Even though "eclectic" is the catchword of most indie rock (whatever that means in today’s anarchic music marketplace), no other word more aptly describes the bold and busy EP from Crystal Antlers. And yet there is a single-minded energy to this music that takes it out of the realm of self-conscious science and into the bodily graininess and grandeur that, if you like rock music, you instinctively know and need.
Even as some of my favorite bands (e.g., TV on the Radio) fall prey to the stasis of developing too many ideas, these guys from California say fuck it and jam idea upon idea together through sheer force. It’s like somebody found a pile of rusted metal junk in the desert and said: “I’m going to make a space-machine out of this.”
That comparison is only halfway out of nowhere. What I love most about this music is its rustiness, its oxidization. Decay inheres in it. Guitar lines give way to swaths of feedback. The vocals are grainy punk screams at their best. Even “clean” instruments like pianos and synths don’t “sound out” so much as get bashed into rhythmic submission. Everything works just this side of noise and sense. And yet, out of this decay arise epic swaths of sound. I think of Richard Serra sculptures: huge curves of rusted metal.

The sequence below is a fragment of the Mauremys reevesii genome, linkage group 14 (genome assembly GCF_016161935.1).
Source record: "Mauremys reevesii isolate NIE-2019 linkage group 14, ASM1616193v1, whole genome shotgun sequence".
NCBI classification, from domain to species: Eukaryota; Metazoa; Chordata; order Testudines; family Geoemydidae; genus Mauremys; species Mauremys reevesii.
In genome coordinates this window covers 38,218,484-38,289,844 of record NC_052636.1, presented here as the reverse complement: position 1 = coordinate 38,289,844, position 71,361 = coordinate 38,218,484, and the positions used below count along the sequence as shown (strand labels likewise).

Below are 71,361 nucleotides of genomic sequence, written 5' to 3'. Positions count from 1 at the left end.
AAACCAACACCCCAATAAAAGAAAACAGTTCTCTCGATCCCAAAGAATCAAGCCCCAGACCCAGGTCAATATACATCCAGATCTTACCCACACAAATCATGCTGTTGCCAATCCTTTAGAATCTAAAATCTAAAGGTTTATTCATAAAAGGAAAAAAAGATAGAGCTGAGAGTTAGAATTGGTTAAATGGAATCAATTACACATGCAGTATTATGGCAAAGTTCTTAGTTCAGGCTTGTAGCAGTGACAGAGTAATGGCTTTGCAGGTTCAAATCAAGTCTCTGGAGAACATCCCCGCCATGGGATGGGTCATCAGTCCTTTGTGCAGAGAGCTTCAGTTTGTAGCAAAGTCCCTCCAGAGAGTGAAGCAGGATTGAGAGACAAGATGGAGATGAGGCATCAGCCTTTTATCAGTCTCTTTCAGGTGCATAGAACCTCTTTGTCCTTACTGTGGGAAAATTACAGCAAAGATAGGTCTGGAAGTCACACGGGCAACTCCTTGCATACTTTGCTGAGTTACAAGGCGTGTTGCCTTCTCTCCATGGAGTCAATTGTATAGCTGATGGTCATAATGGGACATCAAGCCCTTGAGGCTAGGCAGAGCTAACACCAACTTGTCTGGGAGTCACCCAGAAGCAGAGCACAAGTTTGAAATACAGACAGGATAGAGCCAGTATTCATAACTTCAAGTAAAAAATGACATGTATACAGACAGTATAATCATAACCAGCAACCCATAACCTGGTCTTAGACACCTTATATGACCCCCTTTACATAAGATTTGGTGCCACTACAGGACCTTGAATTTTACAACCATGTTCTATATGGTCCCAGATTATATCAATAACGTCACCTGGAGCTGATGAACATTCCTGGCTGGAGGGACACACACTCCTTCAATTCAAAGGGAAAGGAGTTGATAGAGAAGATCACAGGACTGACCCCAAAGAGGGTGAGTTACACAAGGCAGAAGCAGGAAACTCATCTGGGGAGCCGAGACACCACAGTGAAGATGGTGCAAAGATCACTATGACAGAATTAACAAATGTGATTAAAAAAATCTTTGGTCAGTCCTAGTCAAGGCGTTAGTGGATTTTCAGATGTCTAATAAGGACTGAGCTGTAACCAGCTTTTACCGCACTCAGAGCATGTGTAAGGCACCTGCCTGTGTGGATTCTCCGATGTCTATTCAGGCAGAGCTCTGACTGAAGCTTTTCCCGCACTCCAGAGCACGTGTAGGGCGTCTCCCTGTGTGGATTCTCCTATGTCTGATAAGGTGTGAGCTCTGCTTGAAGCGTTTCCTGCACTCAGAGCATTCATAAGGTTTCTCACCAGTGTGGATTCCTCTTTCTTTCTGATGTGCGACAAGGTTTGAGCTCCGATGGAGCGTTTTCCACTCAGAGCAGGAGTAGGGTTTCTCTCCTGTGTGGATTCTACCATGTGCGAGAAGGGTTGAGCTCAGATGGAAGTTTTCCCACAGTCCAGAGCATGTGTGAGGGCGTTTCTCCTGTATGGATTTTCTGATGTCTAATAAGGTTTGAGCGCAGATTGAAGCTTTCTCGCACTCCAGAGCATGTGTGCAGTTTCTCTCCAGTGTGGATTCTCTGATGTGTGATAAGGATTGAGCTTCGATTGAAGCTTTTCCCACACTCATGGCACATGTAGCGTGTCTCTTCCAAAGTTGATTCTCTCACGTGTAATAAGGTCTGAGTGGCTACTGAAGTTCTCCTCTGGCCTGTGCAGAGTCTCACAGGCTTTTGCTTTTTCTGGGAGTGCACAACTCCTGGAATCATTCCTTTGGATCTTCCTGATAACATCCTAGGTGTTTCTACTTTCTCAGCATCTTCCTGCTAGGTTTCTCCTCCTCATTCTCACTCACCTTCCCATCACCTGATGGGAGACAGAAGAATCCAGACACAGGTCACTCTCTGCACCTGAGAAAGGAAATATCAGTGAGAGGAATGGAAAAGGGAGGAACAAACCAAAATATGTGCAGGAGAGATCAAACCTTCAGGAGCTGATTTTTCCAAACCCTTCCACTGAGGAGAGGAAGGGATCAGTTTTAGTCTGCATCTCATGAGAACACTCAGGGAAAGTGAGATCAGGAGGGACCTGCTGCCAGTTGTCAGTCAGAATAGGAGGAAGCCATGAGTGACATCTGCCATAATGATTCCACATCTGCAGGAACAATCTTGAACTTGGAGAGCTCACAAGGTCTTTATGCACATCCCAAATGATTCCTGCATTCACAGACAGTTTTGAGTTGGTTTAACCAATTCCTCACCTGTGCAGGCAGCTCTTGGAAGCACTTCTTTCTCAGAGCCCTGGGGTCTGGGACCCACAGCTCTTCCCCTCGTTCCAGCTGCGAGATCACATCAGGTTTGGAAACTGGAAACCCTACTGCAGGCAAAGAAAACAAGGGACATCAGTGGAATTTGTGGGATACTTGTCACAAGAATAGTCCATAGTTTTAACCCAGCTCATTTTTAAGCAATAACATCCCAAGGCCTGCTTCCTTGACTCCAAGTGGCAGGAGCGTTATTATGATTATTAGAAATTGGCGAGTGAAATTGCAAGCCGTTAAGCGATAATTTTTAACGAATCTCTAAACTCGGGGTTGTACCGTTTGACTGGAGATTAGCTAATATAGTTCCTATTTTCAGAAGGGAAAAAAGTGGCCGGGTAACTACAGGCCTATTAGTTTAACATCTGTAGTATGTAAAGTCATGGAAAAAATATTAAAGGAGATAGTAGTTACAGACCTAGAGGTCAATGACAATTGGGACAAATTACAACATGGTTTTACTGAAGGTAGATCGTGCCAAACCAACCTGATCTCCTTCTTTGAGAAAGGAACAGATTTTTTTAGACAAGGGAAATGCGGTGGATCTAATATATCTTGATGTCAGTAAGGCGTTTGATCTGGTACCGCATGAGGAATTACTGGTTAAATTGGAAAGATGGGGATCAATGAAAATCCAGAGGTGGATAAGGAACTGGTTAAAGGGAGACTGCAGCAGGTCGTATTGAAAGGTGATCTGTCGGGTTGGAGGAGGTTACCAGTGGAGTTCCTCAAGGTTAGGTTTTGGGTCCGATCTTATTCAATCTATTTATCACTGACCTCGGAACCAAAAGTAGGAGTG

The most epic of the bunch might be “A Thousand Eyes.” Its refrain, “Why do we have to try/ To see with a thousand eyes,” might be a perfect explanation of the band’s aesthetic. The sounds — from primeval feedback soup to stratospheric guitars, from a classic propulsive bass line and almost-marching drum beat to a choir of ooo’s, from those piano plonks to the cave-reverb magical feedback of the conclusion — seem to be just that “seeing” (forgive the synaesthesia) through the prism of those “thousand eyes.” But the band-members don’t get locked inside the thousand revisions, decisions and indecisions available to them. Instead they watch their influences melt around the edges as they weld them into some strange new conglomerate.
I guess I could have used the genre-words “punk” and “psychedelia” in this review and made some people happy. So there. But listening to Crystal Antlers makes me think we might need to start thinking of new taxonomies for music these days. I won’t attempt to here, but I will say this: There is a strain of music that refuses to silently give in to the rampant life-stylization of music. This is music that doesn’t simply reacquaint people with what they already know about themselves. It challenges us, even in the midst of ecstatic release. The members of Crystal Antlers make this kind of music. And I hope they continue to do so.